Wadja~or, how to to not take riding a bike for granted

Wadja tells the story of a young girl in Saudia Arabia that yearns for a bicylce to race her friend, shown above giving her a bike helmet.  This is not an easy task for Wadja to accompllish and the young actress, Waad Mohammed, is a delight as the tomboy with the impish smile and the resolve of a small tiger.  Written and directed by Haifaa Al-Mansour, this is the first film from Saudia Arabia directed by a woman! Wadja has won many film festival awards and is a wonderful glimpse into a world most of us have never experienced.  In an interview with the Financial Times, Al Mansour commented, “It was very important for me to show that even women reinforce traditional values and that it is not only men. The usual refrain is that the men are always the oppressors and the women are always victims, but the situation is more complex than that.”
Director Al Mansour insisted on shooting the film entirely in Saudi Arabia so that it would be entirely authentic, despite the legal and logistical problems it entailed. As women and men are prevented from publicly interacting, she said, “It was a major obstacle to go out in the street and talk to my actors,” and she would often direct by telephone and with walkie-talkies. http://www.huffingtonpost.com/2013/07/15/wadjda-film-saudi-woman-director-wajda_n_3586625.htmlI was fortunate that the Denver Landmark Theatre, Chez Artiste, was able to extend the run of this amazing film so that I could see it.  The whole cast is outstanding and the Mother played by Reem Abdullah, portrays a woman who tries to live her life by the rules and must adapt to this daughter with a sense of her own power.  This is a film that deserves a wide audience.  For children old enough to read subtitles, perhaps Wadja would make them think twice about privileges that they take for granted!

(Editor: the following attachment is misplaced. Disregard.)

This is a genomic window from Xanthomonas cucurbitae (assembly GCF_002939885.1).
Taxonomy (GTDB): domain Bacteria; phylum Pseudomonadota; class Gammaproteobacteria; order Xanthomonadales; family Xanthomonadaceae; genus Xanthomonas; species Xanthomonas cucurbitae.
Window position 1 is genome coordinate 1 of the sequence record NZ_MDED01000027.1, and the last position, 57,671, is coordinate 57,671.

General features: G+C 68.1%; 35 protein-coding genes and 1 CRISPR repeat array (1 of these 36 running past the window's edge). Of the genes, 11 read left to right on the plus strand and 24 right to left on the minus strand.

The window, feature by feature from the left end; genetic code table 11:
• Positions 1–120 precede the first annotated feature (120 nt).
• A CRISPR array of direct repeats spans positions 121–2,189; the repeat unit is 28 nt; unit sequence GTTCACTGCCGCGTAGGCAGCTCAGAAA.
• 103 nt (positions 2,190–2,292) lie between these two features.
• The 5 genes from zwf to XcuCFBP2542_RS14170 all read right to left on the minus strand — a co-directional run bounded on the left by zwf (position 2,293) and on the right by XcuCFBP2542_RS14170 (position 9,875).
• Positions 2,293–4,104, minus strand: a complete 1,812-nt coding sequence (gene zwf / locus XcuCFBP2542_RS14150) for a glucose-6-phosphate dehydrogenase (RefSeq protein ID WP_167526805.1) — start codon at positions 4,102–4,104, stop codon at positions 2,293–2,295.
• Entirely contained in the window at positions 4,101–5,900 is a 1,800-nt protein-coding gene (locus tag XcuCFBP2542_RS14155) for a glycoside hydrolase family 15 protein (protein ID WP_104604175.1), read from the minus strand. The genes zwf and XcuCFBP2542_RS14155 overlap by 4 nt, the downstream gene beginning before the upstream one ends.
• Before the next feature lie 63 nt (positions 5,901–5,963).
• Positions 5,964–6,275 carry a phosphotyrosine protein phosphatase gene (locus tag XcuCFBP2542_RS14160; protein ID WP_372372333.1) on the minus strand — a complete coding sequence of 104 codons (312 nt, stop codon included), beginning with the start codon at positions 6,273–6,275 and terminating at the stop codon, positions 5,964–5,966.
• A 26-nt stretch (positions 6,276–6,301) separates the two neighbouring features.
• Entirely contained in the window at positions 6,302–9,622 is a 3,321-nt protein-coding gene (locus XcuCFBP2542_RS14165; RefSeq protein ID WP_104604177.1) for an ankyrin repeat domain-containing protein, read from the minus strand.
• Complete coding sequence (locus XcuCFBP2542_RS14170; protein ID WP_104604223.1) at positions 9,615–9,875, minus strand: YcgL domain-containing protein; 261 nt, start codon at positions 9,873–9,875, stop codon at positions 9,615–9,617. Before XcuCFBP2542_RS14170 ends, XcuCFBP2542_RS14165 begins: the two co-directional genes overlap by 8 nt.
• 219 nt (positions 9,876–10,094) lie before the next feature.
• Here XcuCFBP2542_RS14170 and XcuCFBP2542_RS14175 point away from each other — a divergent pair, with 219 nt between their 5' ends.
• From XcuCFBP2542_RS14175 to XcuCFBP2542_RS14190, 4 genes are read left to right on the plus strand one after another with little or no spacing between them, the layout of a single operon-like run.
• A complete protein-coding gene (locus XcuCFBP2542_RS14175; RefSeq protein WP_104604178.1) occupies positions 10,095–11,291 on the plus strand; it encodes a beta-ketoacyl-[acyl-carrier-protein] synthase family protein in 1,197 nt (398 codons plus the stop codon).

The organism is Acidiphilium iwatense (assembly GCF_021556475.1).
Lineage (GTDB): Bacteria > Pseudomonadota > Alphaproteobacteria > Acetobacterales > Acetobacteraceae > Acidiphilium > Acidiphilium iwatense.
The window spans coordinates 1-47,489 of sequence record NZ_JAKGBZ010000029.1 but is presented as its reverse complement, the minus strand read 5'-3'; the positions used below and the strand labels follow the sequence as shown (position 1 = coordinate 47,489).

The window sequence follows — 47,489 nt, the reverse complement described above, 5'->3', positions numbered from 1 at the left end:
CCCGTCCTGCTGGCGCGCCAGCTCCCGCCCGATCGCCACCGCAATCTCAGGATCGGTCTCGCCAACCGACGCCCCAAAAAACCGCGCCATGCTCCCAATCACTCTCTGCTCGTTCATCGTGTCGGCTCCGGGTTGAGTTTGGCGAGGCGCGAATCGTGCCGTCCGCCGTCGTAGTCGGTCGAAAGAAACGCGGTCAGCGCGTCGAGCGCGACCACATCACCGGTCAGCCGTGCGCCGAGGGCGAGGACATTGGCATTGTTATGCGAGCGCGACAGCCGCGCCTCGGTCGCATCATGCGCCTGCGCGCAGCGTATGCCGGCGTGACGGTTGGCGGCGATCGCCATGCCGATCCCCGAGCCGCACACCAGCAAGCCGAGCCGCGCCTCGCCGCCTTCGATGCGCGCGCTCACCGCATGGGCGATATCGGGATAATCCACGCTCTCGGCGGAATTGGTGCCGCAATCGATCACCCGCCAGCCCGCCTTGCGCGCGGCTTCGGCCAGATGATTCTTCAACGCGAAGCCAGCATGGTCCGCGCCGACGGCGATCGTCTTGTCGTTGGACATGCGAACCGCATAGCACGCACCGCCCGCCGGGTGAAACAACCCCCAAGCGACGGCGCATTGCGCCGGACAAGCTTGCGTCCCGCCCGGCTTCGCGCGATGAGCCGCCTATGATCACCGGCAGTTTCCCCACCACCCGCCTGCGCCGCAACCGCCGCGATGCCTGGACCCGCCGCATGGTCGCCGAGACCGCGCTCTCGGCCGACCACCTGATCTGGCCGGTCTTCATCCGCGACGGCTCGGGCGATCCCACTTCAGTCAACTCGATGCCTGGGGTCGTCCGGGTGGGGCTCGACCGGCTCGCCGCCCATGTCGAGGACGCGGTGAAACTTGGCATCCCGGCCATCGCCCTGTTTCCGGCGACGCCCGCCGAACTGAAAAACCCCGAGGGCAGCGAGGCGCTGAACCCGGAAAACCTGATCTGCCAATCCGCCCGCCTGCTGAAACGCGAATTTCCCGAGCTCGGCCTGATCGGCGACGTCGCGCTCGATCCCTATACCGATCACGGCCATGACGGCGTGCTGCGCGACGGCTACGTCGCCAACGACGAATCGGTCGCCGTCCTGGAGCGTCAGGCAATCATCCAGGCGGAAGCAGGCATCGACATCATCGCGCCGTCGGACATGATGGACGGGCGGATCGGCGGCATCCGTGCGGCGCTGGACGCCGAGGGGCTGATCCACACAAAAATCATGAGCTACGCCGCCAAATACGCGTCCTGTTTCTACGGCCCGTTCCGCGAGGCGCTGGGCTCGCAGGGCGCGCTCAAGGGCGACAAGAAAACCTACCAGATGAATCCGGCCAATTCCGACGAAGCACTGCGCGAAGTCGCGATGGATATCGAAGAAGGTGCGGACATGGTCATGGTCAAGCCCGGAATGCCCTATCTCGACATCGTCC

A+  Rating!  Passes the Bechdel Test with flying colors and bells on a bike!Rating: 4 glasses of wine

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